Author: Charlotte Brontë
8. "Couldn't say it, but I believed then-and still do-that I survived only because a number of people wanted me to. They were relentless, passionate, and desperate, and they believed God would hear them. People prayed for me who had never seriously prayed before; some who hadn't uttered a word of petition in years cried out to God to spare me. My experience brought people to their knees, and many of them had changed in the process of praying for me to live."
Author: Don Piper
9. "A beggar had been sitting by the side of a road for over thirty years. One day a stranger walked by. "Spare some change?" mumbled the beggar, mechanically holding out his old baseball cap. "I have nothing to give you," said the stranger. Then he asked: "What's that you are sitting on?" "Nothing," replied the beggar. "Just an old box. I have been sitting on it for as long as I can remember." "Ever looked inside?" asked the stranger. "No," said the beggar. "What's the point? There's nothing in there." "Have a look inside," insisted the stranger. The beggar managed to pry open the lid. With astonishment, disbelief, and elation, he saw that the box was filled with gold. I am that stranger who has nothing to give you and who is telling you to look inside. Not inside any box, as in the parable, but somewhere even closer: inside yourself."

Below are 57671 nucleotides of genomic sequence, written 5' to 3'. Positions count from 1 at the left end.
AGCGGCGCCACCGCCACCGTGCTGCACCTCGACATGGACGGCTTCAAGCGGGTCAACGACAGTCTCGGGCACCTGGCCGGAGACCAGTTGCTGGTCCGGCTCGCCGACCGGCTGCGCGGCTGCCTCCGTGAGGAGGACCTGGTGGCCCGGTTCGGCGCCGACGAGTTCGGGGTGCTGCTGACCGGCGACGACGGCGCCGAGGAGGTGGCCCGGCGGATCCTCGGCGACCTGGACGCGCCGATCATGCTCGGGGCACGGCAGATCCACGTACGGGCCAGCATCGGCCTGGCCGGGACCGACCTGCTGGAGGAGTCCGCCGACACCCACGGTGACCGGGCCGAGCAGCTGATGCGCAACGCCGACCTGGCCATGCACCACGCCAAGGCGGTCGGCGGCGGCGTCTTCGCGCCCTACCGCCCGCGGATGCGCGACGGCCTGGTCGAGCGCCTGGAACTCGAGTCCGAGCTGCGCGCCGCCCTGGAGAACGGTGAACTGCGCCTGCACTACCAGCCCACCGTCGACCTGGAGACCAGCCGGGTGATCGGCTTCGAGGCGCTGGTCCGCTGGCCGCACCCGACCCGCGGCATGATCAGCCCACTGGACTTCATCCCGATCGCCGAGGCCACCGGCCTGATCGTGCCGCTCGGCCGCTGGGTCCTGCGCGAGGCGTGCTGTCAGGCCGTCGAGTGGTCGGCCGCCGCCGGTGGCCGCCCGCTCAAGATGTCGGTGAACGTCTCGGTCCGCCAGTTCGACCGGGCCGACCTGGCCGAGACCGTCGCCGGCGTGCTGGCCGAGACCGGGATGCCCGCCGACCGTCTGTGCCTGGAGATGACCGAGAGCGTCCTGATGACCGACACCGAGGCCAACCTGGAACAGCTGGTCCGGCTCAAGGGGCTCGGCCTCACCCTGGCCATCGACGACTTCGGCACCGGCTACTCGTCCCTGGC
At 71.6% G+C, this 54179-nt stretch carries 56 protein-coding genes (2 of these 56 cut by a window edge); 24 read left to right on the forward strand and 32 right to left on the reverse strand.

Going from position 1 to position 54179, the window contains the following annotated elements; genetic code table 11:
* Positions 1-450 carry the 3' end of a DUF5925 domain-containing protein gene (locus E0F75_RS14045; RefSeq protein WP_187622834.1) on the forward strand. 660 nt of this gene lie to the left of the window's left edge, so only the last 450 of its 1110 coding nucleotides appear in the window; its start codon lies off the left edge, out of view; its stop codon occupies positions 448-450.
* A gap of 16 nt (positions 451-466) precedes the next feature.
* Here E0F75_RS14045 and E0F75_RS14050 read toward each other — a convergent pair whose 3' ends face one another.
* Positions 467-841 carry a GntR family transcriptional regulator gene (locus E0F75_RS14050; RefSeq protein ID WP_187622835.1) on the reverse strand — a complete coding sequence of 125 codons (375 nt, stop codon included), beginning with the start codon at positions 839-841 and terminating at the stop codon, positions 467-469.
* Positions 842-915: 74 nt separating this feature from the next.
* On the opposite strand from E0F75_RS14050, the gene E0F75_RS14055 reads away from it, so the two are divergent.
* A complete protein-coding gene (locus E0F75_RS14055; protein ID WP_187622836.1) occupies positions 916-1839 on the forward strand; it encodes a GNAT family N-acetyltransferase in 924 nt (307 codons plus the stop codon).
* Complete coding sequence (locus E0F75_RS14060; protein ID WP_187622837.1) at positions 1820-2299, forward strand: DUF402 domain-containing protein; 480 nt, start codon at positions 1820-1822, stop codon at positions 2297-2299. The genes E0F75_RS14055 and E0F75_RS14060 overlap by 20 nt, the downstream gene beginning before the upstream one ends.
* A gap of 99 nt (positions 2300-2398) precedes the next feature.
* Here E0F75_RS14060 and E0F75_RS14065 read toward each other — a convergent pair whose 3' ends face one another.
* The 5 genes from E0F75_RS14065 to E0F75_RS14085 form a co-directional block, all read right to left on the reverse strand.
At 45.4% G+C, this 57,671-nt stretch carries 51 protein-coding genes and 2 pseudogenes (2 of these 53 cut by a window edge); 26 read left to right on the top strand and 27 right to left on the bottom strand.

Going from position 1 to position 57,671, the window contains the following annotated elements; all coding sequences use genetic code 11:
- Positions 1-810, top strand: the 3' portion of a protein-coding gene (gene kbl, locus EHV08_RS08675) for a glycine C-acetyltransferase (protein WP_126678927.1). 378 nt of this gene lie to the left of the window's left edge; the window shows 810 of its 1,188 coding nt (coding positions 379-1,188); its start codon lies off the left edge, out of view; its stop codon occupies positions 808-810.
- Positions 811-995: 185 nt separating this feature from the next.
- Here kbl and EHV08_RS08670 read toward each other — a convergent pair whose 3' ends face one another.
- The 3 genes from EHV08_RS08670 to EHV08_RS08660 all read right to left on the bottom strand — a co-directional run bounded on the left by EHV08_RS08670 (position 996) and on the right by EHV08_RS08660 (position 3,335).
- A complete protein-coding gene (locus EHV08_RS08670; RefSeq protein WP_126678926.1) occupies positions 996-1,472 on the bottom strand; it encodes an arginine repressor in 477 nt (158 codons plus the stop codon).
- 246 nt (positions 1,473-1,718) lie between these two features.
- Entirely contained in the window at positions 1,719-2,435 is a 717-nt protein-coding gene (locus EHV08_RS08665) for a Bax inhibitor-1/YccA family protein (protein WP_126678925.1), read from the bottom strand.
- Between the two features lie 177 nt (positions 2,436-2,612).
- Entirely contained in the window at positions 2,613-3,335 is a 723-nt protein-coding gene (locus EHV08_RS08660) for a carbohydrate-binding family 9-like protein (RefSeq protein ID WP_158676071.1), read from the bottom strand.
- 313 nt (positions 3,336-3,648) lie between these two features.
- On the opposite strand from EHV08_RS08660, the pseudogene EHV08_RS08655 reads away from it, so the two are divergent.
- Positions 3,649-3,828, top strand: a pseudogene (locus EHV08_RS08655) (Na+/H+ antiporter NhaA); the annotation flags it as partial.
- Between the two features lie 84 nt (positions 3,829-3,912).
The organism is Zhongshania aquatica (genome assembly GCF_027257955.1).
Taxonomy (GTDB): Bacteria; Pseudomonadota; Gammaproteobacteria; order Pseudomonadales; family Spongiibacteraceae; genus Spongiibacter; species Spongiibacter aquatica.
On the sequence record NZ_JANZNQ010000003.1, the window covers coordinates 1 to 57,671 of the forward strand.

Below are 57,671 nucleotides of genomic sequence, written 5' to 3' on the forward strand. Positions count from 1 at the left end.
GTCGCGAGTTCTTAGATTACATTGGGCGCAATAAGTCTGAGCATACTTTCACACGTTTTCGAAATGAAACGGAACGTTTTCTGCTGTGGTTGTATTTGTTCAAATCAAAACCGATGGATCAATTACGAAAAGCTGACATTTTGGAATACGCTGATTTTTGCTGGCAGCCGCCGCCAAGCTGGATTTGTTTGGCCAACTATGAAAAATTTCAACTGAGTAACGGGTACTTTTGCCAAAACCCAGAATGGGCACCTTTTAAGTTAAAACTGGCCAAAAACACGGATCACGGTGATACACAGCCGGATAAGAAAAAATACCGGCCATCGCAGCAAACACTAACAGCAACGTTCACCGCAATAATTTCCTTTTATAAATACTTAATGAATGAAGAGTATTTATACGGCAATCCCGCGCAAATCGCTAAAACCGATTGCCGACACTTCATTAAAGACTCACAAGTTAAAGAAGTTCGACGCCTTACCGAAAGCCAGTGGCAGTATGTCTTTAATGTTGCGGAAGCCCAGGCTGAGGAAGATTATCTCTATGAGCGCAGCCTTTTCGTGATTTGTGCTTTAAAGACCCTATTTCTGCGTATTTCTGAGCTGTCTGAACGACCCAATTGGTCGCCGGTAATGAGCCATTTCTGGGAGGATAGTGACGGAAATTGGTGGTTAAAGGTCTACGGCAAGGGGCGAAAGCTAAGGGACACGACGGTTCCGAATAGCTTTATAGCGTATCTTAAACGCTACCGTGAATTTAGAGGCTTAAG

Author: Eckhart Tolle
10. "I asked for very little from life, and even this little was denied me. A nearby field, a ray of sunlight, a little bit of calm along with a bit of bread, not to feel oppressed by the knowledge that I exist, not to demand anything from others, and not to have others demand anything from me - this was denied me, like the spare change we might deny a beggar not because we're mean-hearted but because we don't feel like unbuttoning our coat."
Author: Fernando Pessoa
11. " Pied Beauty—"Glory be to God for dappled things--For skies of couple-colour as a brinded cow;For rose-moles all in stipple upon trout that swim;Fresh-firecoal chestnut-falls; finches' wings;Landscape plotted and pieced--fold, fallow, and plough;And all trades, their gear and tackle and trim.All things counter, original, spare, strange;Whatever is fickle, freckled (who knows how?)With swift, slow; sweet, sour; adazzle, dim;He fathers-forth whose beauty is past change:Praise Him."
Author: Gerard Manley Hopkins